U.S. Doesn't Know Beans About Genes

WASHINGTON—Two recent public opinion surveys indicate that a substantial majority of adult Americans do not know what genetic engineering is and are ignorant of the ethical and scientific issues surrounding it. Nearly two in five people (39 percent) had not heard of genetic engineering, according to a survey conducted last spring for Novo Laboratories, a pharmaceutical company. The poll also found that nearly two-thirds of the remaining group—representing a total of 80 percent o

Ted Agres
Nov 1, 1987

WASHINGTON—Two recent public opinion surveys indicate that a substantial majority of adult Americans do not know what genetic engineering is and are ignorant of the ethical and scientific issues surrounding it.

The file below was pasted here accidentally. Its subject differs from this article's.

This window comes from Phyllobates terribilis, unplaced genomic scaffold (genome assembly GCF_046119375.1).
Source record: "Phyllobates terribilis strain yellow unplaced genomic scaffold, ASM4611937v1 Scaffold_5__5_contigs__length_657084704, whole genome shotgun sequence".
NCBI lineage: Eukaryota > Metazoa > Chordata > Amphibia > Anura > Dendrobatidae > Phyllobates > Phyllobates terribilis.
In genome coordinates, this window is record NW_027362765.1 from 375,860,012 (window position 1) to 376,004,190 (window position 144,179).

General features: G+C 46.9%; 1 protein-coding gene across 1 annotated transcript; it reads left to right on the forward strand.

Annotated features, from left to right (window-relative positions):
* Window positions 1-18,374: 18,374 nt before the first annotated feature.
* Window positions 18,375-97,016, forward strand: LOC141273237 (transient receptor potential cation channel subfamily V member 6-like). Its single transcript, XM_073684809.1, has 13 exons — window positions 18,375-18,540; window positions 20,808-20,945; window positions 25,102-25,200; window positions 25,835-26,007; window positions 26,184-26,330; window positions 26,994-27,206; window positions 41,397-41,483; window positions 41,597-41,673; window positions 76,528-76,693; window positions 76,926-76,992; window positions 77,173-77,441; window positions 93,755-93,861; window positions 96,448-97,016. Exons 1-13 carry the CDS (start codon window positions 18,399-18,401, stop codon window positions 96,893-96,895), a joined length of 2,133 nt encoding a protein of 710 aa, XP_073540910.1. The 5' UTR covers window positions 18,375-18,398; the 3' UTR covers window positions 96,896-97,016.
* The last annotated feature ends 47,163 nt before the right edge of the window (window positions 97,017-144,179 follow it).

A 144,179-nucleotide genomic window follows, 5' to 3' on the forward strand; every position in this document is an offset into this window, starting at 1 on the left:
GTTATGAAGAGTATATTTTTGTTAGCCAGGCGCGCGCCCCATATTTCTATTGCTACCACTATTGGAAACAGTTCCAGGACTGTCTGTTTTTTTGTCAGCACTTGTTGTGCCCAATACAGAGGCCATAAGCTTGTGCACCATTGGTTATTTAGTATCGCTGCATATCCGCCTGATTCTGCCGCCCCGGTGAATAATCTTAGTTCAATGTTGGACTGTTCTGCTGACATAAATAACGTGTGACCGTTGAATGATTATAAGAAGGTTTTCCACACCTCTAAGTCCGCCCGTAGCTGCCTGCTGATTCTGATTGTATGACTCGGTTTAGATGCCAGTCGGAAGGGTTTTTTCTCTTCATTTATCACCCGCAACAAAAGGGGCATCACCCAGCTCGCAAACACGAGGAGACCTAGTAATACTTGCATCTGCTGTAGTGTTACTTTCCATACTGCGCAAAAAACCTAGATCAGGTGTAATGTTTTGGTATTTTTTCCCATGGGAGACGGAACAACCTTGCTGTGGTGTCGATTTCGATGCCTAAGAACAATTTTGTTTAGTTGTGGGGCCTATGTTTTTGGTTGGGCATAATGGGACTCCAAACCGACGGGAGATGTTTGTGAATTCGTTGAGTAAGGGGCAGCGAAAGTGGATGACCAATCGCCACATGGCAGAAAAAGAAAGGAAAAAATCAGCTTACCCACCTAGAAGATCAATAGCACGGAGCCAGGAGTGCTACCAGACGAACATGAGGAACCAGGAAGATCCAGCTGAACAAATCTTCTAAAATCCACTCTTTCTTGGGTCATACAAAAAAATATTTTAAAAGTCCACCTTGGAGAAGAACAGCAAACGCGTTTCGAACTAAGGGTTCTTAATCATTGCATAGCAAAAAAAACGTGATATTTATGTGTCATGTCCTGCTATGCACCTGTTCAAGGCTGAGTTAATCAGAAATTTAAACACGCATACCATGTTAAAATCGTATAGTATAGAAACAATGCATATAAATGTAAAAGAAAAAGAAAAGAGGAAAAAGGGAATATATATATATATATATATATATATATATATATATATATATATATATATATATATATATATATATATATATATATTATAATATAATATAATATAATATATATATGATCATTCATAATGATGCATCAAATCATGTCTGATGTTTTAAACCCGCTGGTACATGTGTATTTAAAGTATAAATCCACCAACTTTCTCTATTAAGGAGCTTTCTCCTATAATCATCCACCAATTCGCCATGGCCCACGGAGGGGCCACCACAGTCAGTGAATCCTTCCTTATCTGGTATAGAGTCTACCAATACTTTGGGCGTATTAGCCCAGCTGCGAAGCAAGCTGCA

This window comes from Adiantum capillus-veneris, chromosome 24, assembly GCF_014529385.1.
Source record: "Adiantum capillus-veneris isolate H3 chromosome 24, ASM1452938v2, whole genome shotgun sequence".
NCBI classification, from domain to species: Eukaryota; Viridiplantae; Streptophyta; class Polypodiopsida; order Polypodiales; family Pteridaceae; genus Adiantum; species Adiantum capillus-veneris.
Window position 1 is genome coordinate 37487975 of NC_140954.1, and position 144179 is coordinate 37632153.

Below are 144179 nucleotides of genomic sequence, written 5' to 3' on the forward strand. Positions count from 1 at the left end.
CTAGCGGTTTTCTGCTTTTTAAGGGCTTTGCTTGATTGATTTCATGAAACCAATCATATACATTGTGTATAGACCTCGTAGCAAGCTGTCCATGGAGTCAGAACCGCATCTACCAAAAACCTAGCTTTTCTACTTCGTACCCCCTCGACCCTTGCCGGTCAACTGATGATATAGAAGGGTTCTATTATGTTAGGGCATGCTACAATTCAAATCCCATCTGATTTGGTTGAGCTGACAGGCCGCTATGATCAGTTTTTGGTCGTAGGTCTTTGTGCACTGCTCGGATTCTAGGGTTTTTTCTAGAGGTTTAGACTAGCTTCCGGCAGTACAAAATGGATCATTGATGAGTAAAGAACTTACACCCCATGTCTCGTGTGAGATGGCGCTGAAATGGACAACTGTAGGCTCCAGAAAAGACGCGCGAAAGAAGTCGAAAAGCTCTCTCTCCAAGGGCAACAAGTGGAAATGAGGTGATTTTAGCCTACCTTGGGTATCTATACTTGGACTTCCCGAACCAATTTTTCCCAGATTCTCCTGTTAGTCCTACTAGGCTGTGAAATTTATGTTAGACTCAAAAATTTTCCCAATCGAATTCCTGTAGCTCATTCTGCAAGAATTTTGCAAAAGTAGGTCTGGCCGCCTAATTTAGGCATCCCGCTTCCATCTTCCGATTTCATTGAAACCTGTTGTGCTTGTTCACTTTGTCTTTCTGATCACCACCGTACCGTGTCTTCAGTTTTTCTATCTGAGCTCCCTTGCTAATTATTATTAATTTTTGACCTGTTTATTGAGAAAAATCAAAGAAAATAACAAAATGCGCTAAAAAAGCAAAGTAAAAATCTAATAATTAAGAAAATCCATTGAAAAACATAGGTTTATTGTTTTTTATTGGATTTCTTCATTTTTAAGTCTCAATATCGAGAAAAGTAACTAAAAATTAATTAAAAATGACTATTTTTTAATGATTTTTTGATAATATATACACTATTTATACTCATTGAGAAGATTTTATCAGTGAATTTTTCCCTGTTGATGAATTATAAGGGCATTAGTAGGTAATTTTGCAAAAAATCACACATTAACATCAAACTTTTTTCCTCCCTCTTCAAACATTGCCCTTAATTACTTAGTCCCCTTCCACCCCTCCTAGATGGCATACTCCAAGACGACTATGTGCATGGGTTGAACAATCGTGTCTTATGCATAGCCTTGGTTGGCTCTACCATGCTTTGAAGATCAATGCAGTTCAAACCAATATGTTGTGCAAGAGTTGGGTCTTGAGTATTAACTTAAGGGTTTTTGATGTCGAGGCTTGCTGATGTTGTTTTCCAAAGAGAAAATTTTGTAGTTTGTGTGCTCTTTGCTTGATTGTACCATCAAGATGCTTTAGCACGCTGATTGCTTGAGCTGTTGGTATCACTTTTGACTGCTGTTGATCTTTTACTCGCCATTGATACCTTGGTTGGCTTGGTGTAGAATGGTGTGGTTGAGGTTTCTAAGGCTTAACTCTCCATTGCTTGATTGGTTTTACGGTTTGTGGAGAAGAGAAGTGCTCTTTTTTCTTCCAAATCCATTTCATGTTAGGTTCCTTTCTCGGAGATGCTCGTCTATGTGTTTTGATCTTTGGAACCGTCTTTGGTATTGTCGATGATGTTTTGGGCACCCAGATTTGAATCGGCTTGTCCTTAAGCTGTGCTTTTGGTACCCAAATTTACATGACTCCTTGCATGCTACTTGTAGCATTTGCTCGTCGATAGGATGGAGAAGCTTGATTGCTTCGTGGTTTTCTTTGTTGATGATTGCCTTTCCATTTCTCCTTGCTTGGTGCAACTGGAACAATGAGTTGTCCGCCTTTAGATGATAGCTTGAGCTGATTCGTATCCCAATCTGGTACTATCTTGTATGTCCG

Nearly two in five people (39 percent) had not heard of genetic engineering, according to a survey conducted last spring for Novo Laboratories, a pharmaceutical company. The poll also found that nearly two-thirds of the remaining group—representing a total of 80 percent of the overall sample—felt insufficiently informed to comment on regulatory issues. A survey done last fall for the congressional Office of Technology Assessment (see THE SCIENTIST, June 29, p.4) found that more than 63 percent of those polled said they knew little or nothing about the field.

Plunging ahead in the face of such ignorance, the examiners found a broad base of support for genetic engineering research and application, with large percentages believing that benefits will...

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